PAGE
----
Abu Bakarr says that he was 14 when an uncle who directed a different HANCI orphanage helped convince his own parents to send his little brother and sister, Mustapha and Adama, to No. 3 Mission Road. Every week, Abu Bakarr told me, he and his father would bring sweets to his siblings; after school, he sometimes played with them. He saw mothers going to breast-feed their children and others arriving with meals. “Some of the children could [weep] bitterly when their parent want to leave the centre,” he wrote via email. But free education was hard to pass up; in Sierra Leone, as in much of Africa, families must pay to send their children to school.

The families have repeatedly insisted that no one mentioned adoption. Nor would they necessarily have expected anyone to. In their culture, as in many traditional cultures, it is common to exchange children informally but not permanently; as one birth father told me through an interpreter, adoption was not even a word in his vocabulary. In parts of Asia and Africa, moreover, child-welfare centers frequently serve as temporary child-care centers, boarding schools, medical facilities, and feeding centers, even for children who have families.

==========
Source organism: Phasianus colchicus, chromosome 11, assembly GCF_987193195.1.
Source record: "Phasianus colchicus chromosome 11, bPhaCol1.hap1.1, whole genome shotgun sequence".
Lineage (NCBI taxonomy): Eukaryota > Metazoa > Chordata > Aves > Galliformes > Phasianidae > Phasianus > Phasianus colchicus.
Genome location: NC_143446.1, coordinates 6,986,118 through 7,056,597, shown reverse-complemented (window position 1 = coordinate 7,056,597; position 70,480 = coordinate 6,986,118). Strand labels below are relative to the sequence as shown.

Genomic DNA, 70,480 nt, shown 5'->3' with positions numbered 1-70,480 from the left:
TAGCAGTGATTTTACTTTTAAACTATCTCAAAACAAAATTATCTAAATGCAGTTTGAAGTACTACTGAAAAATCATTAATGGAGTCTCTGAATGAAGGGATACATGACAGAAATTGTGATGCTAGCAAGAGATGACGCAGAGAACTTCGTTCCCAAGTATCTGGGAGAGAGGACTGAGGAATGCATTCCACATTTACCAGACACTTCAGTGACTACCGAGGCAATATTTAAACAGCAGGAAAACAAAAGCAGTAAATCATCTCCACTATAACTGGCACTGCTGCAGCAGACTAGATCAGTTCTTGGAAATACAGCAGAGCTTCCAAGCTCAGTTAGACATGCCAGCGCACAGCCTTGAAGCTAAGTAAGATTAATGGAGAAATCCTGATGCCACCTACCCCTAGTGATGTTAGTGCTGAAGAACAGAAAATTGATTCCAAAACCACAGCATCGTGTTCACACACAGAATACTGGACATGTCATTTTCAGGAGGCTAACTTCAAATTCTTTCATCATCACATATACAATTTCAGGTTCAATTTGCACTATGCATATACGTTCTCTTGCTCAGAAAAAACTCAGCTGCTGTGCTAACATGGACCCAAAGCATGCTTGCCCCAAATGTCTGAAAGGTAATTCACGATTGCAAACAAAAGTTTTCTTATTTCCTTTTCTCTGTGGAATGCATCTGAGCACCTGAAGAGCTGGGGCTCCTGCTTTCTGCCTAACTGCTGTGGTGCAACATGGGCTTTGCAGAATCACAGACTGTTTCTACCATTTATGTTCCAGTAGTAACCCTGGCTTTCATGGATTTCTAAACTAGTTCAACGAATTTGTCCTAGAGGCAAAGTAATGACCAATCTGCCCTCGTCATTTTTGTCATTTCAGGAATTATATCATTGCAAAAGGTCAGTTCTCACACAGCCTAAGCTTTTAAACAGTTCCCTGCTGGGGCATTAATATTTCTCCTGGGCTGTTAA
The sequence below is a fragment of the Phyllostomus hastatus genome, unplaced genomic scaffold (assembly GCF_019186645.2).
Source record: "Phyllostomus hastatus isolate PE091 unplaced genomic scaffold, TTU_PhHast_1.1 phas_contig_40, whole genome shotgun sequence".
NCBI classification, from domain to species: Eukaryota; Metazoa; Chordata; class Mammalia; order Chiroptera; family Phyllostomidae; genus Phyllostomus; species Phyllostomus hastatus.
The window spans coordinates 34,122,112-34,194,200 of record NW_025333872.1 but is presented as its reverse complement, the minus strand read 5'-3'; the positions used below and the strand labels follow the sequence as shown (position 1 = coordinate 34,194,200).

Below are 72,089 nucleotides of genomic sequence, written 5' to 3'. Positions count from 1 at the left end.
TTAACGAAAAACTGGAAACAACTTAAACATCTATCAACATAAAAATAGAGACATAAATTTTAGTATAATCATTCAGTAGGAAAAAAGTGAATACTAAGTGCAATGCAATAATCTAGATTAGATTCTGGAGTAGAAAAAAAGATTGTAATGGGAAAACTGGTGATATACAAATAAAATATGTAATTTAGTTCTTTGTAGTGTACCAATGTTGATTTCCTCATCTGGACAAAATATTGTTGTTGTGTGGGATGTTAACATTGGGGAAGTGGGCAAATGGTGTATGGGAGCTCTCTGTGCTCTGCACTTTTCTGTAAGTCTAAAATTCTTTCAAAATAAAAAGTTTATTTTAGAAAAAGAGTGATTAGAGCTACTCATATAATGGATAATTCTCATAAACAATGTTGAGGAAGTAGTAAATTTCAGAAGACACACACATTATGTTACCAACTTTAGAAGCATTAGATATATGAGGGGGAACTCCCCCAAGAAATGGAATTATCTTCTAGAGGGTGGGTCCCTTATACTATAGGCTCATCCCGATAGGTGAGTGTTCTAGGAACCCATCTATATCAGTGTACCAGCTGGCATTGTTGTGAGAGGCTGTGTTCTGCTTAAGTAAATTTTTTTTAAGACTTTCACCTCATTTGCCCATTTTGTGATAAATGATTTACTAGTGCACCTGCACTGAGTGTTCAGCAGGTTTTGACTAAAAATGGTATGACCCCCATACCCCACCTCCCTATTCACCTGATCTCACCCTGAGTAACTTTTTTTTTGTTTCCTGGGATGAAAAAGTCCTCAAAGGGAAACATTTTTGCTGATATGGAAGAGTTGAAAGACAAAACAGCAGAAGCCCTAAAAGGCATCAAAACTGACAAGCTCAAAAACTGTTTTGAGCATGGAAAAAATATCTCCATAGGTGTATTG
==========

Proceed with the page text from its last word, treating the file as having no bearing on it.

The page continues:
Sometimes these welfare centers do genuinely care for children in need. But sometimes, when humanitarian aid is one of the main sources of money flowing into an economy, people have been known to open an “orphanage” not to help children but in order to attract, and skim off, this revenue stream. An institution of that sort might solicit international donations to feed children—donations that are absurdly large compared with local incomes, and easy to embezzle. In some cases, such people have realized that by offering a child for adoption, they can get not just hundreds but thousands of dollars or euros, enough to pay off bureaucrats for the necessary paperwork and still make them wealthy by local standards. Such fake orphanages have been documented in a number of African countries, as well as in Cambodia, Nepal, and Vietnam.